Categorized | Business, National News

VAT Is Among The Best Tax, Says Experts

Value Added Tax consultants brought in by the Christie administration say that aside from Real Property Tax, Value Added Tax (VAT) is the best form of taxation a government could introduce.

According to Don Brash, one of the VAT consultants who helped introduced the tax to New Zealand in 1986; just as is happening in The Bahamas now, they were faced with great rejection from private entities.

However, he said it’s now been so widely accepted, that New Zealand’s initial VAT percentage has jumped from 12 to 15 per cent.

John Shewan, another VAT expert, said people should be a bit more accepting of the tax as it is not among the worse.

“The most distortionary tax is in terms of what it does is tax on company profits,” he said, “that is considered to be the worst kind of tax.”

“The next worst is payroll tax, then VAT and then property tax. So if you put it the other way, the best overall is property tax, then VAT.”

Many Bahamians have expressed concern over VAT’s initially proposed 15 per cent rate and the number of goods and services that would be exempted.

But according to the experts, it is in the best interest of The Bahamas that there be as little to no exemptions as possible.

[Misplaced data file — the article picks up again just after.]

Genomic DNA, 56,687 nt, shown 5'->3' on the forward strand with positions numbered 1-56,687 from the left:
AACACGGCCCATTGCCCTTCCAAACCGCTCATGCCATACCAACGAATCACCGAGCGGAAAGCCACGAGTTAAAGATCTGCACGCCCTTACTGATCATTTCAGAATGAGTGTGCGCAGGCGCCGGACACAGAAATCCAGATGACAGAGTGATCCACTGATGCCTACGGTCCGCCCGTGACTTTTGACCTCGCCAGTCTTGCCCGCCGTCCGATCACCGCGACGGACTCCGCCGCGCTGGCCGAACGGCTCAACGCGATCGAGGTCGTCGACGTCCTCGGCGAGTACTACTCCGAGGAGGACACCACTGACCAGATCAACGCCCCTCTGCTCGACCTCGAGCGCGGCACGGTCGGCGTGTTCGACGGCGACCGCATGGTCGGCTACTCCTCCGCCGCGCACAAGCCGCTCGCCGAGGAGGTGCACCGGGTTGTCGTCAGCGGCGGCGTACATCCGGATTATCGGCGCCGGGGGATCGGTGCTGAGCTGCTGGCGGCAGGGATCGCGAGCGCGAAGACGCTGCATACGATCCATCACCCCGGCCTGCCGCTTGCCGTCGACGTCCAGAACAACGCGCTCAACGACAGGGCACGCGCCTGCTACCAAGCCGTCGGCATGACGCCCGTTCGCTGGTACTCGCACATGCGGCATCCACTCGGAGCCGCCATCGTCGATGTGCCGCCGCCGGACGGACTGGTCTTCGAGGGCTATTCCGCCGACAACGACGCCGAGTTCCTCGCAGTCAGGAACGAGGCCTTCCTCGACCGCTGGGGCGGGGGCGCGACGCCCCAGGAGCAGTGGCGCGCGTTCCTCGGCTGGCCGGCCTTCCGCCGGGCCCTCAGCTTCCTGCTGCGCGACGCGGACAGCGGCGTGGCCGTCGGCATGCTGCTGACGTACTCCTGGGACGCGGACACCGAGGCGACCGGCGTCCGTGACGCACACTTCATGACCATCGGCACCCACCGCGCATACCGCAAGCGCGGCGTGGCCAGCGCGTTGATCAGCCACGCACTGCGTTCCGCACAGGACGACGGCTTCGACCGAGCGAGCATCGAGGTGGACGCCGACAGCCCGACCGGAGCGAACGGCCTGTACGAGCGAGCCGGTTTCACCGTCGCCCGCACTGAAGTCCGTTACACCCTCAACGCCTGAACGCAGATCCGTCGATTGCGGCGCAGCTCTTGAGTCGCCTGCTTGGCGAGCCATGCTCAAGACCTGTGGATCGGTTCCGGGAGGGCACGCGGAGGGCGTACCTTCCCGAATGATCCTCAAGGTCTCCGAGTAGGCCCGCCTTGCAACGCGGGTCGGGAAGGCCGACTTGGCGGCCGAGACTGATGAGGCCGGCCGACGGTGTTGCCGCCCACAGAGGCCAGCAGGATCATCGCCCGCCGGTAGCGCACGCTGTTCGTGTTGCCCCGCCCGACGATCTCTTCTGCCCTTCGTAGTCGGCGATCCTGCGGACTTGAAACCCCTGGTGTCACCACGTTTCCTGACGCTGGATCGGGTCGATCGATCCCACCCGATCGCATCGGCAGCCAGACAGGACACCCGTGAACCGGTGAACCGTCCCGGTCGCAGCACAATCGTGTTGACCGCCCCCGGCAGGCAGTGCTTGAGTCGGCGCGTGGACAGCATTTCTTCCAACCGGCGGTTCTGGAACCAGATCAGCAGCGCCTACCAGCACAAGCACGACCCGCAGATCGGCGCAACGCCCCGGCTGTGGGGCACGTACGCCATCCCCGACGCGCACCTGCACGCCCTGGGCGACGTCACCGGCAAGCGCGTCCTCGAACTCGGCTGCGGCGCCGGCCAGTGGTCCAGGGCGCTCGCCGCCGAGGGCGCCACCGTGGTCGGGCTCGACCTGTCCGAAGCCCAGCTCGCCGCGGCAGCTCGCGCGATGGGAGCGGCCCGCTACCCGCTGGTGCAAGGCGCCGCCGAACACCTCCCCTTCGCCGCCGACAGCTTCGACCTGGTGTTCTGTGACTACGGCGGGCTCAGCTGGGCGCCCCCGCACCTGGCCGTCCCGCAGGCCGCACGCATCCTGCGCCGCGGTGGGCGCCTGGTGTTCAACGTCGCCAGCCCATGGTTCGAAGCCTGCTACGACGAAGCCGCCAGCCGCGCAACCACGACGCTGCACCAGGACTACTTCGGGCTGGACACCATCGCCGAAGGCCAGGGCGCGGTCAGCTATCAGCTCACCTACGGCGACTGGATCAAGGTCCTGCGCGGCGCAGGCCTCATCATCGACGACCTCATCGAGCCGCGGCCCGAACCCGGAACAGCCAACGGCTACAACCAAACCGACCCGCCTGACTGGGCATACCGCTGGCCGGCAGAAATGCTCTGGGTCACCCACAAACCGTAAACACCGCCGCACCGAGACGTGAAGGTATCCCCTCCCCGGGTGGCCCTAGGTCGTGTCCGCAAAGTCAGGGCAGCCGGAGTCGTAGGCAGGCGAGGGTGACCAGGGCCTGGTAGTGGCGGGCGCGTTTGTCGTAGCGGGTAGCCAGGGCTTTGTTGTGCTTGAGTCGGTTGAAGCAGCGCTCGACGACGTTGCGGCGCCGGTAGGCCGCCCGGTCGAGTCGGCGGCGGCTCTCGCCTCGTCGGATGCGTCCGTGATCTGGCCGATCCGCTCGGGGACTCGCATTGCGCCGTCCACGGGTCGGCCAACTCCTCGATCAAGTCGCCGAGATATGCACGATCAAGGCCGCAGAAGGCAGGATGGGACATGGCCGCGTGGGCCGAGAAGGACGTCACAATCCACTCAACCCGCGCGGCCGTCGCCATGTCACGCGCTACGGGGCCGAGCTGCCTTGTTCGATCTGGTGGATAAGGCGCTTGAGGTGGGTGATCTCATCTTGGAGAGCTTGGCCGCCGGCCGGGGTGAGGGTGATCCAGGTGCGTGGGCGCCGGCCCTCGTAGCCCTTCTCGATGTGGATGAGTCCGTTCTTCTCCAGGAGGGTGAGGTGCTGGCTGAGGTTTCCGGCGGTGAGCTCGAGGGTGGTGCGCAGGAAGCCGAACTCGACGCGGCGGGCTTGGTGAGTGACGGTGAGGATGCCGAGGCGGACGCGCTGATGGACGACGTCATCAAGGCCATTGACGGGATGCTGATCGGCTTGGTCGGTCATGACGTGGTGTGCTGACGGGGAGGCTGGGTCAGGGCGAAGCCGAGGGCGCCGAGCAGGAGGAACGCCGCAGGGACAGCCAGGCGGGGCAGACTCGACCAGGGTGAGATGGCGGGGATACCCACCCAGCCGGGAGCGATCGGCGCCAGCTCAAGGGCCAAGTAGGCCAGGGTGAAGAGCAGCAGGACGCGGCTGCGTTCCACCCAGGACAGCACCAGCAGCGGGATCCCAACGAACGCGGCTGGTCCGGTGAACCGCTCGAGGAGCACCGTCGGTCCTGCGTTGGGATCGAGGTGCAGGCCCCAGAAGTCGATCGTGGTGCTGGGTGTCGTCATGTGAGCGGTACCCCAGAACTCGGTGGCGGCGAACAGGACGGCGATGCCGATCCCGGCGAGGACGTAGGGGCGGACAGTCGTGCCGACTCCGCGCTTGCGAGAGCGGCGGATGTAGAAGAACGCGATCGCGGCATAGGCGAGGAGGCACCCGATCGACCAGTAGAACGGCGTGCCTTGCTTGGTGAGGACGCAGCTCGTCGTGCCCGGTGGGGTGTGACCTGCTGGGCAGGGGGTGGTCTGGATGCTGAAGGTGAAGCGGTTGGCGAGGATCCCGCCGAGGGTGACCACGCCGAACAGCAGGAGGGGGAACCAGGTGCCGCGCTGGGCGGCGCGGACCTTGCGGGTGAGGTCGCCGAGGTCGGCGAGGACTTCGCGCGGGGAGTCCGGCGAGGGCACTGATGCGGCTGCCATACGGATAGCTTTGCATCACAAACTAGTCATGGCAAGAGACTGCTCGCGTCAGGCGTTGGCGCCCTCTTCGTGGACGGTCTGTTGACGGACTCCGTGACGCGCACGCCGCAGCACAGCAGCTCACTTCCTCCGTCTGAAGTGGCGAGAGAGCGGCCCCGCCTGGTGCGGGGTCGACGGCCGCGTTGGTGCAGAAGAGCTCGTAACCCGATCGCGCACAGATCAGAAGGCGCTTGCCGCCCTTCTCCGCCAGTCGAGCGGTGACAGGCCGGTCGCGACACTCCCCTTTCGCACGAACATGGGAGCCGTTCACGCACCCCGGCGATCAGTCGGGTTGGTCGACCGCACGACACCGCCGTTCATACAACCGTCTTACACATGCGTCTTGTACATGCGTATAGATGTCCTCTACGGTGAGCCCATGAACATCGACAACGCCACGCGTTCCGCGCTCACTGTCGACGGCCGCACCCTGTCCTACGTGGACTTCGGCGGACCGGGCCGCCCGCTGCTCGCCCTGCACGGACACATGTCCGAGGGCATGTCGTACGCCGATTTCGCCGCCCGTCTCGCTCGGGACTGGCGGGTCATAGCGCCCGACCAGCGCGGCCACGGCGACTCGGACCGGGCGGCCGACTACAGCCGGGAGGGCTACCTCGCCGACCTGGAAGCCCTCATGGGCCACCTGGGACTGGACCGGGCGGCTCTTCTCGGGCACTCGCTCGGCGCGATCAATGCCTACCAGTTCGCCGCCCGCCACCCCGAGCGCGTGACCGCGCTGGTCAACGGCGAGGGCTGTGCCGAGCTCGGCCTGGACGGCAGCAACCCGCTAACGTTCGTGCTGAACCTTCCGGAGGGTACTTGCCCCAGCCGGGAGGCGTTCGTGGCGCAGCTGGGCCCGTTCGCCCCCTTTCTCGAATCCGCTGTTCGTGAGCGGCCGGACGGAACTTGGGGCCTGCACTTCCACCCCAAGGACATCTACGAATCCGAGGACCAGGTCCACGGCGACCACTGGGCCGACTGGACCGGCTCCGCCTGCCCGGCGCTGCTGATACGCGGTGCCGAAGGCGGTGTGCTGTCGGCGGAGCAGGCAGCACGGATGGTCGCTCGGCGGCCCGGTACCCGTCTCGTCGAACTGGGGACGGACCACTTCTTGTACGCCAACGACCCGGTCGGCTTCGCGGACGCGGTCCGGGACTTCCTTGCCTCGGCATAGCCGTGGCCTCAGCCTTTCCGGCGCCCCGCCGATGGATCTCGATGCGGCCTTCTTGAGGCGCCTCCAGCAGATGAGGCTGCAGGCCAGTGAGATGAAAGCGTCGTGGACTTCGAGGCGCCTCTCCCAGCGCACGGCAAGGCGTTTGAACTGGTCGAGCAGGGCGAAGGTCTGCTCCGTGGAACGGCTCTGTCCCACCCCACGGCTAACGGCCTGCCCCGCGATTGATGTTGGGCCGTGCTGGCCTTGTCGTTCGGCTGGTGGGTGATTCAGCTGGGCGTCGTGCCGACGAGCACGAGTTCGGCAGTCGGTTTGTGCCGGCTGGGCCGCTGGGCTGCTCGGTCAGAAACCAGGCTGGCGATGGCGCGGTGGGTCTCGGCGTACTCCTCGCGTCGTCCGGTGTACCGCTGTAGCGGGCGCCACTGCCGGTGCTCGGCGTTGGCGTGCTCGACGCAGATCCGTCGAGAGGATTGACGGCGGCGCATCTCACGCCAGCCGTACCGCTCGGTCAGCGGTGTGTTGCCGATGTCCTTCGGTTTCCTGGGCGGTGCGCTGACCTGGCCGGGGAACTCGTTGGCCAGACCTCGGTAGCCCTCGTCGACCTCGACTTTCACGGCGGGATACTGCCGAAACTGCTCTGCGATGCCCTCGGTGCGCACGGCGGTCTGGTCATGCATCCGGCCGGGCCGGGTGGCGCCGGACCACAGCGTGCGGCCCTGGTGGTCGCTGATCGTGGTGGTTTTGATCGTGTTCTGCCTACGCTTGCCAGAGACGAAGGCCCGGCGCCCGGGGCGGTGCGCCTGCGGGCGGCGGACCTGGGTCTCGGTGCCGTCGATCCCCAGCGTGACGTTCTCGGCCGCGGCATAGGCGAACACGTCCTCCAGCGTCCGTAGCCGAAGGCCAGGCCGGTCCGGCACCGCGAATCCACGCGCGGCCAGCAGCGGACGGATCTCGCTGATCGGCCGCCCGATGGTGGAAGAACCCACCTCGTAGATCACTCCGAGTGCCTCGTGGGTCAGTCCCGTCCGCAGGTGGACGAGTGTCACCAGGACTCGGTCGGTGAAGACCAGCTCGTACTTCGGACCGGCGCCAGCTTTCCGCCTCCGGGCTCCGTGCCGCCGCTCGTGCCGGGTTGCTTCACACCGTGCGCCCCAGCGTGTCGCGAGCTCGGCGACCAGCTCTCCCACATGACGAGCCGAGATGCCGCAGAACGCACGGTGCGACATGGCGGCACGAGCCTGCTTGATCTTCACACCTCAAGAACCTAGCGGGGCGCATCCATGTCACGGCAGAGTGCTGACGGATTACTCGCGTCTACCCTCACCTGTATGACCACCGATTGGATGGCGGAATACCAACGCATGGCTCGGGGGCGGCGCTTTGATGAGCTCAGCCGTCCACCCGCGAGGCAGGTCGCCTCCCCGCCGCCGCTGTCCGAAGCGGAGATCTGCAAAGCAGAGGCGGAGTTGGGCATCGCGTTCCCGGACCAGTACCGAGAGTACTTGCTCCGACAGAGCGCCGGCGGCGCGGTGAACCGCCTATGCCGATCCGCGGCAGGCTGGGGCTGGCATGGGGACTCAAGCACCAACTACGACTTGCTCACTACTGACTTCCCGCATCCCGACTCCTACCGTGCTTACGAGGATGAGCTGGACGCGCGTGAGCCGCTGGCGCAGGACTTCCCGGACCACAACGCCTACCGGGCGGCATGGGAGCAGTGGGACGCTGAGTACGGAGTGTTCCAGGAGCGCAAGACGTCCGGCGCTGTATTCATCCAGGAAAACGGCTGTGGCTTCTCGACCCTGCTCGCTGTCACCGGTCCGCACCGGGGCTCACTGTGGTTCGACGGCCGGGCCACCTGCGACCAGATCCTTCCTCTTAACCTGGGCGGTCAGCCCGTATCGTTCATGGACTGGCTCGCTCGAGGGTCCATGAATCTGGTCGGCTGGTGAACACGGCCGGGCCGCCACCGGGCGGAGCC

Mr. Brash said quite frankly, the more things that are exempted, the higher VAT’s percentage will be.

“It’s no surprise that the New Zealand regime is heralded as being the most successful in the world,” he said.

“The reason for that is because we adhere to a very firm principle that if you want the tax to be at the lowest rate possible and as simple as possible for both the public and businesses then you need to have the widest base possible.

Increasing exemptions is not the most effective way to use VAT.”

One of the things highly debated over is whether electricity should be exempt.

However, Mr. Brash said it is not a good idea for a country to place an exemption on electricity bills.

“If you exempt it, what do you do for the power company’s coal supply?” Mr. Brash questioned.

“If electricity is exempt, it means that they don’t claim any credit back for the oil they buy. They pay VAT on the oil, they pay VAT on their transformers and they pay VAT on everything they buy. But they can’t claim it back because electricity in itself is an exempt supply.”

According to the New Zealand experts, the Christie administration has requested that they turn in a formal document of recommendations before mid-May.

The men are expected to return home this week.

Written by Jones Bahamas

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